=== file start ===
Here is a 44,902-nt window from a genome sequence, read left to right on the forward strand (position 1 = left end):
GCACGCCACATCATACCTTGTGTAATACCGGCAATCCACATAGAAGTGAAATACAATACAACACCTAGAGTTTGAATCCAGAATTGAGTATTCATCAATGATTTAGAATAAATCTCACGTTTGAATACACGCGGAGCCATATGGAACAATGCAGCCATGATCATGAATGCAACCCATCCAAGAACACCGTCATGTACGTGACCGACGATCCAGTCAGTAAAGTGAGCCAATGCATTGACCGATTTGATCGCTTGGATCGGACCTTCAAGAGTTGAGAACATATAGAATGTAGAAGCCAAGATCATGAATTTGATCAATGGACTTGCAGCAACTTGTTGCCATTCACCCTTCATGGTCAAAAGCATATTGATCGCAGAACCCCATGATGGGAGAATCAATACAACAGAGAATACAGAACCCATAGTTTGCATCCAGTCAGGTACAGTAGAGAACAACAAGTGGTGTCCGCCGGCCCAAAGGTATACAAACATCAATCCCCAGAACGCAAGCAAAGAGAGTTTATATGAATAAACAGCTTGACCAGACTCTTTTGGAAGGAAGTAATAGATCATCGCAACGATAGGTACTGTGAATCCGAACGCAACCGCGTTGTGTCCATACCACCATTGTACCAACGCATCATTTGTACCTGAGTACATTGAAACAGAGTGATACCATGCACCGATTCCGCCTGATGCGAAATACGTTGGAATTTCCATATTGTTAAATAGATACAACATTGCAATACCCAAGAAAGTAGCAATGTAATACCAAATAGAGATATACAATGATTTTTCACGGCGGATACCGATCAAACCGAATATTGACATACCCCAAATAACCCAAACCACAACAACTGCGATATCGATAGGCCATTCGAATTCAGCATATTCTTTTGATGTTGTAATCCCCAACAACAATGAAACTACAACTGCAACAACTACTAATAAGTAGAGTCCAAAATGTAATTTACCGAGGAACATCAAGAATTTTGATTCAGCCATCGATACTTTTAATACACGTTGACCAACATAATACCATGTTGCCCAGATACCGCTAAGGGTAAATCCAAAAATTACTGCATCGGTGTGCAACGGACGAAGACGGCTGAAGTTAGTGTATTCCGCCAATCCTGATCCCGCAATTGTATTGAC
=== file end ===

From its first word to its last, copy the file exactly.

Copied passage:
Here is a 44,902-nt window from a genome sequence, read left to right on the forward strand (position 1 = left end):
GCACGCCACATCATACCTTGTGTAATACCGGCAATCCACATAGAAGTGAAATACAATACAACACCTAGAGTTTGAATCCAGAATTGAGTATTCATCAATGATTTAGAATAAATCTCACGTTTGAATACACGCGGAGCCATATGGAACAATGCAGCCATGATCATGAATGCAACCCATCCAAGAACACCGTCATGTACGTGACCGACGATCCAGTCAGTAAAGTGAGCCAATGCATTGACCGATTTGATCGCTTGGATCGGACCTTCAAGAGTTGAGAACATATAGAATGTAGAAGCCAAGATCATGAATTTGATCAATGGACTTGCAGCAACTTGTTGCCATTCACCCTTCATGGTCAAAAGCATATTGATCGCAGAACCCCATGATGGGAGAATCAATACAACAGAGAATACAGAACCCATAGTTTGCATCCAGTCAGGTACAGTAGAGAACAACAAGTGGTGTCCGCCGGCCCAAAGGTATACAAACATCAATCCCCAGAACGCAAGCAAAGAGAGTTTATATGAATAAACAGCTTGACCAGACTCTTTTGGAAGGAAGTAATAGATCATCGCAACGATAGGTACTGTGAATCCGAACGCAACCGCGTTGTGTCCATACCACCATTGTACCAACGCATCATTTGTACCTGAGTACATTGAAACAGAGTGATACCATGCACCGATTCCGCCTGATGCGAAATACGTTGGAATTTCCATATTGTTAAATAGATACAACATTGCAATACCCAAGAAAGTAGCAATGTAATACCAAATAGAGATATACAATGATTTTTCACGGCGGATACCGATCAAACCGAATATTGACATACCCCAAATAACCCAAACCACAACAACTGCGATATCGATAGGCCATTCGAATTCAGCATATTCTTTTGATGTTGTAATCCCCAACAACAATGAAACTACAACTGCAACAACTACTAATAAGTAGAGTCCAAAATGTAATTTACCGAGGAACATCAAGAATTTTGATTCAGCCATCGATACTTTTAATACACGTTGACCAACATAATACCATGTTGCCCAGATACCGCTAAGGGTAAATCCAAAAATTACTGCATCGGTGTGCAACGGACGAAGACGGCTGAAGTTAGTGTATTCCGCCAATCCTGATCCCGCAATTGTATTGAC